METHODS

Thirty-five patients with presumed resectable pancreatic adenocarcinoma were prospectively evaluated with helical CT, EUS, and FDG-PET.

RESULTS

Sensitivity for the detection of pancreatic cancer was higher for EUS (93%) and FDG-PET (87%) than for CT (53%). EUS was more sensitive than CT for local vascular invasion of the portal and superior mesenteric veins. EUS diagnosis of vascular invasion was associated with poor outcome after surgery. EUS-guided, fine-needle aspiration allowed tissue diagnosis in 14 of 21 attempts (67%). FDG-PET diagnosed 7 of 9 cases of proven metastatic disease, 4 of which were missed by CT. Two of three metastatic liver lesions suspected by CT were indeterminate for metastases. FDG-PET confirmed metastases.

CONCLUSIONS

EUS and PET improve diagnostic capability in pancreatic adenocarcinoma. EUS is useful in determining local vascular invasion and obtaining tissue diagnosis. FDG-PET is useful in identifying metastatic disease. Both techniques are more sensitive than helical CT for identification of the primary tumor. (Gastrointest Endosc 2000;52:367-71).

Pubmed
Journal: Cancer research
November/7/1995
Abstract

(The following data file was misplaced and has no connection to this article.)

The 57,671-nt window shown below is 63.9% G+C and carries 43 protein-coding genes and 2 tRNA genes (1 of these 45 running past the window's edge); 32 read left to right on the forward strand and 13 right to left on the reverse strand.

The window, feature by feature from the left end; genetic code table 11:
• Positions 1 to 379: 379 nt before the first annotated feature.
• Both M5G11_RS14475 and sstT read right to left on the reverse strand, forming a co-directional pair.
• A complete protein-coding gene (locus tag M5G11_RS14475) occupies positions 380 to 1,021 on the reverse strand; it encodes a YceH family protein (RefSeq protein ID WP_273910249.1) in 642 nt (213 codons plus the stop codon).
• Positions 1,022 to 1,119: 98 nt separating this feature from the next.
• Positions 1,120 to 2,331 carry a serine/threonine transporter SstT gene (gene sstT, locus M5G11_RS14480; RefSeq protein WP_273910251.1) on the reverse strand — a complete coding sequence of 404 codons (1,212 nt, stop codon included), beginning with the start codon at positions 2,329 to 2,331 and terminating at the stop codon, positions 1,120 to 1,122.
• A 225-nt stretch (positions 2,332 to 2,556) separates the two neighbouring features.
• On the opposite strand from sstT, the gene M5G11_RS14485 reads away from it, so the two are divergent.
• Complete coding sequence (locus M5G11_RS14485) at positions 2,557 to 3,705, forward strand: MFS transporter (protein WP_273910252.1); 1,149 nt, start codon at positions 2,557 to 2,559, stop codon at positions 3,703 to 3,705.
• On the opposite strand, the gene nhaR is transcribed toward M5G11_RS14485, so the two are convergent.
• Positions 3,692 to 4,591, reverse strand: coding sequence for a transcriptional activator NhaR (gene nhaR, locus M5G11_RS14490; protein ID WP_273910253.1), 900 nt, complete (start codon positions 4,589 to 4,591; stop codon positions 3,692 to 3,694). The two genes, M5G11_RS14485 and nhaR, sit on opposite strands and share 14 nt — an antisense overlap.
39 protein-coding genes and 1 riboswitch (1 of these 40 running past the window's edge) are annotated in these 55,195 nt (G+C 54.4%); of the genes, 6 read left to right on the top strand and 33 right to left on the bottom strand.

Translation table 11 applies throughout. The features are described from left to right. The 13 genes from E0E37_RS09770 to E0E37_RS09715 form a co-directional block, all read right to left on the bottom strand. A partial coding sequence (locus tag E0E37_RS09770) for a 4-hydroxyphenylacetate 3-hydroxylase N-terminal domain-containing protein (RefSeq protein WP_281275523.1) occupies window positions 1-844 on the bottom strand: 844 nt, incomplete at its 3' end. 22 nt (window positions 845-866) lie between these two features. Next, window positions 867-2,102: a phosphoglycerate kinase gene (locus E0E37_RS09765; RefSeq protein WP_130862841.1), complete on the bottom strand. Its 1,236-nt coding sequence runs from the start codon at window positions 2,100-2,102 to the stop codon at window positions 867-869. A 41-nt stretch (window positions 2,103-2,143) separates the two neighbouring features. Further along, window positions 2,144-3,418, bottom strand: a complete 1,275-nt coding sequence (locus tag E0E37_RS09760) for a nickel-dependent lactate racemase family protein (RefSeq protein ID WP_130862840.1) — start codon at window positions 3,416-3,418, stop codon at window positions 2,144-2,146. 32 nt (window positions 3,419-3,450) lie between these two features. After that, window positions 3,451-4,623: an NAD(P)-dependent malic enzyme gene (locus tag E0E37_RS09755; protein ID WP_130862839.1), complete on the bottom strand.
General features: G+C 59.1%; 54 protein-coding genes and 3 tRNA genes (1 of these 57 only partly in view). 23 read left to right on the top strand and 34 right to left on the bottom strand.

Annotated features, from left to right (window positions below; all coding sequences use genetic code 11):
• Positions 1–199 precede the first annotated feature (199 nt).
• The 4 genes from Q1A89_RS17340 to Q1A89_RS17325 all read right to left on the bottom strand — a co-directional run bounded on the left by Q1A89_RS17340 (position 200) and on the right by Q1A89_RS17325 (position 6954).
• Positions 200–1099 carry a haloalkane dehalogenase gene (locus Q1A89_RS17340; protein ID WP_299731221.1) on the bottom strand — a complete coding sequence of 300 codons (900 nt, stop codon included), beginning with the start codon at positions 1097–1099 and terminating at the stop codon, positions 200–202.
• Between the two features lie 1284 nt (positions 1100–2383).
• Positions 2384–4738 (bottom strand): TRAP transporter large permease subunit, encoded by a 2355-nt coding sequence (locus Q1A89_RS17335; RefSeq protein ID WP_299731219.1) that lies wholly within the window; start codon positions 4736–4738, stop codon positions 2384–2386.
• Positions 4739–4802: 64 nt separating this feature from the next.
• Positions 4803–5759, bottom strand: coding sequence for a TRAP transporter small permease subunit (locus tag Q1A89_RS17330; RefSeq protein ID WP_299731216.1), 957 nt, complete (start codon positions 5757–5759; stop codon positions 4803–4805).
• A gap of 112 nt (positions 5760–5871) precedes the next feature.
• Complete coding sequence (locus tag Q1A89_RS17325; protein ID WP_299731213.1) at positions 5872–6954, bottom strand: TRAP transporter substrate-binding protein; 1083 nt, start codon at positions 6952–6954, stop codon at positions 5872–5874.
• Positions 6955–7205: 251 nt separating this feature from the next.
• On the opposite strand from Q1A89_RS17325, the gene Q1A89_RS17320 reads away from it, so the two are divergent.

p53 and MTS1 are known to be mutationally inactivated in pancreatic adenocarcinoma. Other tumor suppressor genes are likely also to play a role. To define chromosomal arms which may harbor additional tumor suppressor genes, we performed an extensive allelotype on pancreatic cancer utilizing a xenograft enrichment technique. Eighty-eight percent (28/32) of primary tumors gave rise to xenografts. Eighteen cases were used in a PCR-based allelotype using 283 polymorphic markers, over 2800 informative assays, and an average coverage of 4.1 informative markers per chromosomal arm per case. Highly frequent allelic loss (> 60%) was seen at chromosomes 1p, 9p, 17p, and 18q. Moderately frequent allelic loss (40-60%) was seen at 3p, 6p, 6q, 8p, 10q, 12q, 13q, 18p, 21q, and 22q. The average fractional allelic loss was 0.36. Allelic and sequence stability was demonstrated among 64 parallel and second-passage xenografts derived from 12 cases of pancreatic adenocarcinoma with the ascertainment of over 3000 single alleles. The findings were confirmed in primary tumors. In only two instances were discrepancies revealed between the allelic loss data obtained from corresponding parallel xenografts, probably due to the xenografting of minor subpopulations, reflecting genetic heterogeneity of the primary tumor.